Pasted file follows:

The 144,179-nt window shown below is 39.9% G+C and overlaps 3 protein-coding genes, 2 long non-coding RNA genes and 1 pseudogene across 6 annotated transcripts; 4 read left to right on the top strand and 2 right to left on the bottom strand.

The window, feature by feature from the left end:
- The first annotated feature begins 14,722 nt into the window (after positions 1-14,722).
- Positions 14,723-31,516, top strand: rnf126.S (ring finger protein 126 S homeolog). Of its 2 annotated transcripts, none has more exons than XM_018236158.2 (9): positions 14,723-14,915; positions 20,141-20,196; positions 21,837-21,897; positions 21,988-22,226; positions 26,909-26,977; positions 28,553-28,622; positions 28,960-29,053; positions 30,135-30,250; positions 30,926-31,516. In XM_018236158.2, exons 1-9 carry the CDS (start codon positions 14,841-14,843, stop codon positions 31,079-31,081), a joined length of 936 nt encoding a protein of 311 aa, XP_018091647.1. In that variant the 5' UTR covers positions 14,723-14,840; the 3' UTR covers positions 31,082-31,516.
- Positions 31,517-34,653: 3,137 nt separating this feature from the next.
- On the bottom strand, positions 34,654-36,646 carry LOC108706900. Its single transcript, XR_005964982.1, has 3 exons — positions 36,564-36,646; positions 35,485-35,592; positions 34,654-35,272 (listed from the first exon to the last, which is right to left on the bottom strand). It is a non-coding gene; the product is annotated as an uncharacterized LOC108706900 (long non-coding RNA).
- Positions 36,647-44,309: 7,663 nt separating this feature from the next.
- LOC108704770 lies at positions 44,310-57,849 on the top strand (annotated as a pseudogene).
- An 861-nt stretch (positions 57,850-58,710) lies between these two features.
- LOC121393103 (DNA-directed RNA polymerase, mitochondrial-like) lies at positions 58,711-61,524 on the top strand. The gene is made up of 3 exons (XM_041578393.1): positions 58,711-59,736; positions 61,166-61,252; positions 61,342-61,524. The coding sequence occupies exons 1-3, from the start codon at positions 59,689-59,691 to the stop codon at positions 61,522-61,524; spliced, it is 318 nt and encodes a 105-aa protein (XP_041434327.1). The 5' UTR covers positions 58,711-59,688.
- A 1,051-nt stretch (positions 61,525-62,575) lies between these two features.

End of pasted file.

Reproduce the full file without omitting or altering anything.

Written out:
The 144,179-nt window shown below is 39.9% G+C and overlaps 3 protein-coding genes, 2 long non-coding RNA genes and 1 pseudogene across 6 annotated transcripts; 4 read left to right on the top strand and 2 right to left on the bottom strand.

The window, feature by feature from the left end:
- The first annotated feature begins 14,722 nt into the window (after positions 1-14,722).
- Positions 14,723-31,516, top strand: rnf126.S (ring finger protein 126 S homeolog). Of its 2 annotated transcripts, none has more exons than XM_018236158.2 (9): positions 14,723-14,915; positions 20,141-20,196; positions 21,837-21,897; positions 21,988-22,226; positions 26,909-26,977; positions 28,553-28,622; positions 28,960-29,053; positions 30,135-30,250; positions 30,926-31,516. In XM_018236158.2, exons 1-9 carry the CDS (start codon positions 14,841-14,843, stop codon positions 31,079-31,081), a joined length of 936 nt encoding a protein of 311 aa, XP_018091647.1. In that variant the 5' UTR covers positions 14,723-14,840; the 3' UTR covers positions 31,082-31,516.
- Positions 31,517-34,653: 3,137 nt separating this feature from the next.
- On the bottom strand, positions 34,654-36,646 carry LOC108706900. Its single transcript, XR_005964982.1, has 3 exons — positions 36,564-36,646; positions 35,485-35,592; positions 34,654-35,272 (listed from the first exon to the last, which is right to left on the bottom strand). It is a non-coding gene; the product is annotated as an uncharacterized LOC108706900 (long non-coding RNA).
- Positions 36,647-44,309: 7,663 nt separating this feature from the next.
- LOC108704770 lies at positions 44,310-57,849 on the top strand (annotated as a pseudogene).
- An 861-nt stretch (positions 57,850-58,710) lies between these two features.
- LOC121393103 (DNA-directed RNA polymerase, mitochondrial-like) lies at positions 58,711-61,524 on the top strand. The gene is made up of 3 exons (XM_041578393.1): positions 58,711-59,736; positions 61,166-61,252; positions 61,342-61,524. The coding sequence occupies exons 1-3, from the start codon at positions 59,689-59,691 to the stop codon at positions 61,522-61,524; spliced, it is 318 nt and encodes a 105-aa protein (XP_041434327.1). The 5' UTR covers positions 58,711-59,688.
- A 1,051-nt stretch (positions 61,525-62,575) lies between these two features.